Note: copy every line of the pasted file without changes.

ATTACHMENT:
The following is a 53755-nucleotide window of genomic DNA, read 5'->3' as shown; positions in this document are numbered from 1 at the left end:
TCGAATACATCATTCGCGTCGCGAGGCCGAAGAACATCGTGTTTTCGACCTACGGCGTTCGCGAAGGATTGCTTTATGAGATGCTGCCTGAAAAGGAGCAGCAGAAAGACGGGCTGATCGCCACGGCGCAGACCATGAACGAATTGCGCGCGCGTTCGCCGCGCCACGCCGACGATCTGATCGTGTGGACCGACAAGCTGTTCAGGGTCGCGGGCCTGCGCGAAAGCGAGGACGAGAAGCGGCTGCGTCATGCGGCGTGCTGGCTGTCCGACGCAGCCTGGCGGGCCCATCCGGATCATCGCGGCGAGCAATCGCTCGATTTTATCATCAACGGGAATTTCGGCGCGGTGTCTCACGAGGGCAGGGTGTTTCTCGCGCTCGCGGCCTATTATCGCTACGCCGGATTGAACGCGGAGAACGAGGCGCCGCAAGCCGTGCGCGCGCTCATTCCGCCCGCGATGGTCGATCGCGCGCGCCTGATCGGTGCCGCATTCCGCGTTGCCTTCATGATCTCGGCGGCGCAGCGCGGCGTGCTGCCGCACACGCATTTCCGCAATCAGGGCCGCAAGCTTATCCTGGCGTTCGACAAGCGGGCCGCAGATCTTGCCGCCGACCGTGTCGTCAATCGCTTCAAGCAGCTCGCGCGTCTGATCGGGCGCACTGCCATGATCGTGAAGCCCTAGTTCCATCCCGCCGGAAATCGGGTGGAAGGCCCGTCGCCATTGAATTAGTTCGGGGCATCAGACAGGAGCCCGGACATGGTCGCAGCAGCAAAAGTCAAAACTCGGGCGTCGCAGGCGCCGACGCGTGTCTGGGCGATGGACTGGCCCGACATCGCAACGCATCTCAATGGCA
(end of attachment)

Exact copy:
The following is a 53755-nucleotide window of genomic DNA, read 5'->3' as shown; positions in this document are numbered from 1 at the left end:
TCGAATACATCATTCGCGTCGCGAGGCCGAAGAACATCGTGTTTTCGACCTACGGCGTTCGCGAAGGATTGCTTTATGAGATGCTGCCTGAAAAGGAGCAGCAGAAAGACGGGCTGATCGCCACGGCGCAGACCATGAACGAATTGCGCGCGCGTTCGCCGCGCCACGCCGACGATCTGATCGTGTGGACCGACAAGCTGTTCAGGGTCGCGGGCCTGCGCGAAAGCGAGGACGAGAAGCGGCTGCGTCATGCGGCGTGCTGGCTGTCCGACGCAGCCTGGCGGGCCCATCCGGATCATCGCGGCGAGCAATCGCTCGATTTTATCATCAACGGGAATTTCGGCGCGGTGTCTCACGAGGGCAGGGTGTTTCTCGCGCTCGCGGCCTATTATCGCTACGCCGGATTGAACGCGGAGAACGAGGCGCCGCAAGCCGTGCGCGCGCTCATTCCGCCCGCGATGGTCGATCGCGCGCGCCTGATCGGTGCCGCATTCCGCGTTGCCTTCATGATCTCGGCGGCGCAGCGCGGCGTGCTGCCGCACACGCATTTCCGCAATCAGGGCCGCAAGCTTATCCTGGCGTTCGACAAGCGGGCCGCAGATCTTGCCGCCGACCGTGTCGTCAATCGCTTCAAGCAGCTCGCGCGTCTGATCGGGCGCACTGCCATGATCGTGAAGCCCTAGTTCCATCCCGCCGGAAATCGGGTGGAAGGCCCGTCGCCATTGAATTAGTTCGGGGCATCAGACAGGAGCCCGGACATGGTCGCAGCAGCAAAAGTCAAAACTCGGGCGTCGCAGGCGCCGACGCGTGTCTGGGCGATGGACTGGCCCGACATCGCAACGCATCTCAATGGCA